But the cost of traditional phone service went up, the cost of cellular went down, so here we are, and on the whole, I'm glad. It's quite possible to be well organized without a cell phone, but I've never actually managed to do it, and I'm glad that we live in a time and place with so many useful tools. We stand on the shoulders of lots and lots of mostly ordinary people, all learning from one another and building on each other's work, together doing things that none of them could have done alone. Technology is a great blessing, both flowing out of and facilitating the greater blessing of human community.
Homescooling is much easier now that I can fit dozens of books in my pocket. I spend more time reading with the kids, and less time looking for books, which is good, and less time getting upset with the kids over lost books, which is even better. My electronic to-do list is the real game-changer, though, because it provides enough structure to let me flexibly respond to the kids' ever-changing needs.
I like these new rhythms. It's been a good back-to-school week, made all the better because I've been meditating on John Neumann, who dedicated his life to helping kids learn, founded about a kabillion schools, and wrote amazing prayers of repentance drenched in grace.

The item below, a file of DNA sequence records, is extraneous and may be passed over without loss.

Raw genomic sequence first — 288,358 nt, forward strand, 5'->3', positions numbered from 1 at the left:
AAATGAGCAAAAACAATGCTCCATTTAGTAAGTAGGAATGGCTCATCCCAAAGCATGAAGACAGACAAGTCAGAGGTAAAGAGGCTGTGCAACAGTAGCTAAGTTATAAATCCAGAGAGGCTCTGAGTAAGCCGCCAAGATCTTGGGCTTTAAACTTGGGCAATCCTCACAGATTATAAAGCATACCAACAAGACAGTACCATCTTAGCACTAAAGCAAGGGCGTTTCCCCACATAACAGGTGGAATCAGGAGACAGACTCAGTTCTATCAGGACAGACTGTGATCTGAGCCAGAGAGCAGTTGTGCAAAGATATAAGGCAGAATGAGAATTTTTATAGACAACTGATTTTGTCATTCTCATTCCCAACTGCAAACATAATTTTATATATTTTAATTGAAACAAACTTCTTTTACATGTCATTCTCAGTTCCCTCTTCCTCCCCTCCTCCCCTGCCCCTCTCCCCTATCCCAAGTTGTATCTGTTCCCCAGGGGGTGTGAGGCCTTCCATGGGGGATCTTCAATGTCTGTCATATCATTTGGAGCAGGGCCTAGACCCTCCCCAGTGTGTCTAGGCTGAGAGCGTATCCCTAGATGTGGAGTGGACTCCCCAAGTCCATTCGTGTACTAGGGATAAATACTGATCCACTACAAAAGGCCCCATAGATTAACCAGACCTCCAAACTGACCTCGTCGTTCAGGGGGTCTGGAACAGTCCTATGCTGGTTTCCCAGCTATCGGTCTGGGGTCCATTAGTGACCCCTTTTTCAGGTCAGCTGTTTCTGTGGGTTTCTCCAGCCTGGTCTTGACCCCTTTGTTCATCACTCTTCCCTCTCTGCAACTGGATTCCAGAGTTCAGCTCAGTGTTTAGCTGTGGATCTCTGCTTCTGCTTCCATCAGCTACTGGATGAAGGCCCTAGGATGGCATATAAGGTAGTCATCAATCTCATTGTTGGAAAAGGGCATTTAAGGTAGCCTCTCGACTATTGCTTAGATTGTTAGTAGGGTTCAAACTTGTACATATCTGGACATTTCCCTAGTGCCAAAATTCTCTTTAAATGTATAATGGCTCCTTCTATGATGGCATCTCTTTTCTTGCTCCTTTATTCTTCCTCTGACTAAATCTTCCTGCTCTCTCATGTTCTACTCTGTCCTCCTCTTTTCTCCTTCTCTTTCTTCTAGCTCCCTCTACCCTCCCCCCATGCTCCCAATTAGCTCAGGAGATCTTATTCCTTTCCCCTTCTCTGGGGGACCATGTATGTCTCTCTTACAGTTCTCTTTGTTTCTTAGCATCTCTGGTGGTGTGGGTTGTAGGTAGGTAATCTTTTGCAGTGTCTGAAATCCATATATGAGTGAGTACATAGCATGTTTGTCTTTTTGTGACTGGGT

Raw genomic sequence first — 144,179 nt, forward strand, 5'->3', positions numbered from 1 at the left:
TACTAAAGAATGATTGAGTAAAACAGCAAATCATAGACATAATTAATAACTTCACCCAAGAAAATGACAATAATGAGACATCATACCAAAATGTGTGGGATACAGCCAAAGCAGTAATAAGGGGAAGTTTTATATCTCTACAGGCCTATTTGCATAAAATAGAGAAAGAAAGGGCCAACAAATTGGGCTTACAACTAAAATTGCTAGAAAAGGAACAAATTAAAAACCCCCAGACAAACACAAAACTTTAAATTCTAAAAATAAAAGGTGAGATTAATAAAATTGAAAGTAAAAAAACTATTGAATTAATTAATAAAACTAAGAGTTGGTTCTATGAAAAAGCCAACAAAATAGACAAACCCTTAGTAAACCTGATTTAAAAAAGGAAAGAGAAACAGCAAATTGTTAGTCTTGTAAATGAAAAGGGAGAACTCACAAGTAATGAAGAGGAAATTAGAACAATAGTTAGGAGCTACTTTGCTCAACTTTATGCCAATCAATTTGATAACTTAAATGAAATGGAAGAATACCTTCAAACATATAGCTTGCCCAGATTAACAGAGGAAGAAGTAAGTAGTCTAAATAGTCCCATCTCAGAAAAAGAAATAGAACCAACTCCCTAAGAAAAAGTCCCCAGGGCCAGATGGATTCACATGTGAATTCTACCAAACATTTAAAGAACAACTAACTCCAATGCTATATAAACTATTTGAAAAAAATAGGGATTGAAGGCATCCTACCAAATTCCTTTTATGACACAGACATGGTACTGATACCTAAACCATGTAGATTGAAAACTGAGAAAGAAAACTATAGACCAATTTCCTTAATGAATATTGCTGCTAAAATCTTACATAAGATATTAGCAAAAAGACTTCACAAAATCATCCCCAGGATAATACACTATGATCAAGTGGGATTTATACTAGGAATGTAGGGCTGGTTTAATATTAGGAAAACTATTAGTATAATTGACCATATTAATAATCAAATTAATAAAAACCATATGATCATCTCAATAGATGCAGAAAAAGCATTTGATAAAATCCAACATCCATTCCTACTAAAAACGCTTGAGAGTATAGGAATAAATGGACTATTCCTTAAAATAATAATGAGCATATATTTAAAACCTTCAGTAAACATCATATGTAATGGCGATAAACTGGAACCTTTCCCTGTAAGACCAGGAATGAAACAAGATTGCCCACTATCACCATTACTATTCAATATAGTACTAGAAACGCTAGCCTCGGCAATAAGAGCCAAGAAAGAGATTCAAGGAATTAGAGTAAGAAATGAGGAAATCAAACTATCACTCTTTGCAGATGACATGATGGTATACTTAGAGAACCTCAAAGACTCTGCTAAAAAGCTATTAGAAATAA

His feast day was on Monday, and even though I can't keep track of such things, the editors of the Magnifcat do. They've laid out a daily banquet of prayers, hymns, and Scripture readings, along with beautiful reflections by and about all sorts of saints. There are so many different ways of becoming like Jesus, and each one shows me a different aspect of holiness to aspire toward, a different beauty to pray to see in others. I don't know how time and consciousness operate in glory, but I do know that we're all in this together, around the world and across the ages, and I am glad.
On my own, I'm pretty bad at remembering all the things I need to know if I'm going to run this race well. I'm grateful to be surrounded by such a great cloud of witnesses.
As we contemplate a transition to Roman Catholicism, there's a lot to think about, and some of the differences are pretty intimidating.
But the doctrine of justification doesn't bother us at all.
All Christians believe that we're not saved by our own merits, but by the meritorious work of Christ. (Catholics affirm this in every mass!)
It's all grace. All of it.
Moreover, all Christians believe that the God's saving grace inexorably draws us into ever increasing conformity with Christ.
Salvation is a free gift, not a thing earned. And true Christians are characterized by their active fruitful love. It's impossible to take the Bible seriously without affirming both of those things, but there are a number of different ways of talking about it.
Because of Jesus, God forgives our sins and makes us holy. When we talk about salvation, do we mean just the forgiveness part, or do we mean the holy-making part as well? Is sanctification part of justification, or something separate that comes afterward?
It all depends on how you define your terms.
Words matter. But I'm pretty sure that our salvation doesn't depend upon our deft definitions and delineations.
We're saved by grace, and we can't earn God's favor by our cognitive merits. Whatever the words "justification" and "sanctification" ought to mean, it's safe to say that God regularly gives both of these gifts of grace to people who define them imperfectly.